It’s true that most of us have to put our heads down and complete tasks we dislike at some point or another; but consistently making choices that are ultimately bad for our wellbeing is a symptom of fear or a lack of conviction. Conviction isn’t necessarily static; it can move and breathe with us, but it must exist and we must cling to it.
Let’s live deeply.
While the lifestyle I’ve chosen isn’t exactly popular, I’ve come to realize that it still somehow inspires. Even if living deeply means stepping away from the crowd, forward in vulnerability, and out in creativity, we become another point of reference for what life can look like.
Here’s my posture, at least: you can always come over here, take a breath, and remember that this moment actually means something.
Sometimes I wonder whether there’s anything I fear more than failing in plain view of others. And I’m not talking about your average “this is my first time” failure; I’m talking about “I worked really hard and I did not succeed” failure.
Maybe it was because I grew up dancing, tumbling, and playing the piano. The performance arts do wonders for your presentation skills and self-awareness, and they also make failure– especially in front of an audience– the worst possible outcome. You can practice the same pirouette a hundred times a day, only to miss a step in the spotlight. You can trill Baroque melodies to the astonishment of your piano teacher, only to slip on the keys at your own recital. In utterly results-oriented activities, failure feels fatal.
There are a few ways we performance-oriented people can respond to our conditioning. First, we can be private: don’t let others into the story until success is absolutely on the horizon. Second, we can disengage: don’t let others perceive how much we care and how hard we’re working.
Third, we can choose vulnerability: allow others to speak into our process, share in our burdens, and lament over our losses.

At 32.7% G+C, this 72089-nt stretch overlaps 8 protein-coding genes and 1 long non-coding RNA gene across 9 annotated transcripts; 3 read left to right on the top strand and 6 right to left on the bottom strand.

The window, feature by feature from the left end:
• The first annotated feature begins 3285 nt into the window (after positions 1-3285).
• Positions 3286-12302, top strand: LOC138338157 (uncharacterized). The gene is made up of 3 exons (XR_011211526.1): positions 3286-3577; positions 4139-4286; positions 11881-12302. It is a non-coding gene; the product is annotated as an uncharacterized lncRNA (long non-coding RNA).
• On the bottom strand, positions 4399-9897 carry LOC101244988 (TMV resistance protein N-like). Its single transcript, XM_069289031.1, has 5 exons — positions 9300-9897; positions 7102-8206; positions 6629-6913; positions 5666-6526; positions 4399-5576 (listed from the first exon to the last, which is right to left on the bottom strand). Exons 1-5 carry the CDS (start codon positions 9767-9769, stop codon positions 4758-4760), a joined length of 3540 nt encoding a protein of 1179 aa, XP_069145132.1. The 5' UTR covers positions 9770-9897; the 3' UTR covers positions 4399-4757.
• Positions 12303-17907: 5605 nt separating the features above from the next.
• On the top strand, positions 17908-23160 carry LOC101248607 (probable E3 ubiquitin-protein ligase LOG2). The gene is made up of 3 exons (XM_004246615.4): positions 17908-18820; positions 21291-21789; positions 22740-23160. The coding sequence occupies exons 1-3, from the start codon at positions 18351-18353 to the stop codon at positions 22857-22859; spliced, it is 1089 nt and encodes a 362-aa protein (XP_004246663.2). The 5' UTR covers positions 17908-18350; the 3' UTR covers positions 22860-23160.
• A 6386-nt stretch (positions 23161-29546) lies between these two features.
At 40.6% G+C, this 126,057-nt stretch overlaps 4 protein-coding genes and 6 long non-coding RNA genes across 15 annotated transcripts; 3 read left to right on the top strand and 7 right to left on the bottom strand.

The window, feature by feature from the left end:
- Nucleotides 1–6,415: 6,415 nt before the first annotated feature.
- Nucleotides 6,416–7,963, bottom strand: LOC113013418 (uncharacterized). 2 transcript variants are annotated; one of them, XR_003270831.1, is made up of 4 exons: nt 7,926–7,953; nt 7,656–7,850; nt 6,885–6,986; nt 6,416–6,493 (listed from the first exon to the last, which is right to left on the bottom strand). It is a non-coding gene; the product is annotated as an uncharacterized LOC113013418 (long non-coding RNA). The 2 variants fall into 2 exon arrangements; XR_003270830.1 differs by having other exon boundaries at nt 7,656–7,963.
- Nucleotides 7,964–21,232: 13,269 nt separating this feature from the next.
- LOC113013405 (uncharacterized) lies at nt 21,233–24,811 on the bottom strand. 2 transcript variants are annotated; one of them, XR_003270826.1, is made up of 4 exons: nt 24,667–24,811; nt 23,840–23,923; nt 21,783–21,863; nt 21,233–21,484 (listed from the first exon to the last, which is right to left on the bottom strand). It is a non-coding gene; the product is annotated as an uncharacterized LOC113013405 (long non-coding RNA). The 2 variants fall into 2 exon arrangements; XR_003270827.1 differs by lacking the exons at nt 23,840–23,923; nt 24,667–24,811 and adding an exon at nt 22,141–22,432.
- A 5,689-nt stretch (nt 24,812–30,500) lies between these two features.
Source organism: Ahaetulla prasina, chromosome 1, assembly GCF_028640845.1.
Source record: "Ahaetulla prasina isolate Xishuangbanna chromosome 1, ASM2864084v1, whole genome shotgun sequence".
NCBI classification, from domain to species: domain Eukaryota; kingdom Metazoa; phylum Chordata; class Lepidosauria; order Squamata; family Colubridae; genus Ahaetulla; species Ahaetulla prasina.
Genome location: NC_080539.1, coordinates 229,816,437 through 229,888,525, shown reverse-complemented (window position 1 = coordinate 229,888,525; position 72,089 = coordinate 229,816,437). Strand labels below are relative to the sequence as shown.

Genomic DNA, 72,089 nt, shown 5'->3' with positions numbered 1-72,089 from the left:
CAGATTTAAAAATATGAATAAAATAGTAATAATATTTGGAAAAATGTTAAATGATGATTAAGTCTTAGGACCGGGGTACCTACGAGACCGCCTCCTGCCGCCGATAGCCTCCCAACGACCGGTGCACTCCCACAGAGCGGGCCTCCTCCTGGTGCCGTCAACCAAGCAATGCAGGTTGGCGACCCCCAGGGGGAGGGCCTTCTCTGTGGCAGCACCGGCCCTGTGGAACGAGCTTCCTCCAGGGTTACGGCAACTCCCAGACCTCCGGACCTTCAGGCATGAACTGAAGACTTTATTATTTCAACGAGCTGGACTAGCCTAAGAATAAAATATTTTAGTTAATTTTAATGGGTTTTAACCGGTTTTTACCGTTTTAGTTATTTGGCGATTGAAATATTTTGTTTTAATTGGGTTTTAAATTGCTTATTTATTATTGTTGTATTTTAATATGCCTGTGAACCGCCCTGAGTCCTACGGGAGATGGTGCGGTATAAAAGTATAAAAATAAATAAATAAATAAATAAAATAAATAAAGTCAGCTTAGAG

Over the past several years, I’ve started to more openly explore Option 3. Because as much as I’d like to be the principle dancer twirling through each life stage with ease and elegance, opportunities constantly abounding and never a misstep, I know too much about the world to believe it’s actually possible. So if I’m to portray such perfection, I know I’m choosing solitude. And I don’t want to be alone anymore.
Just tell people everything. That’s easy for the openhearted, extroverted, perhaps slightly narcissistic personality to say. Because there’s actually a tradeoff when it comes to vulnerability.
When we choose vulnerability, we let others see our true level of performance. It’s all too easy to give off an air of excellence when in fact, we are struggling or falling behind.
When we choose vulnerability, we allow others to see our true level of investment. Some people say success comes with a certain degree of obsession– the kind that can feel overwhelming to a bystander. Not everyone wants to go there with you. Not everyone approves of how much you care.
When we choose vulnerability, we invite others to enter into a story and stay for as long as they want. There’s the inevitable “how are you doing with that?” or “any updates?” or “are you still trying to…?” Questions can feel condemning, condescending, evaluative, or loaded. But the door we opened doesn’t close. At least, not on our account.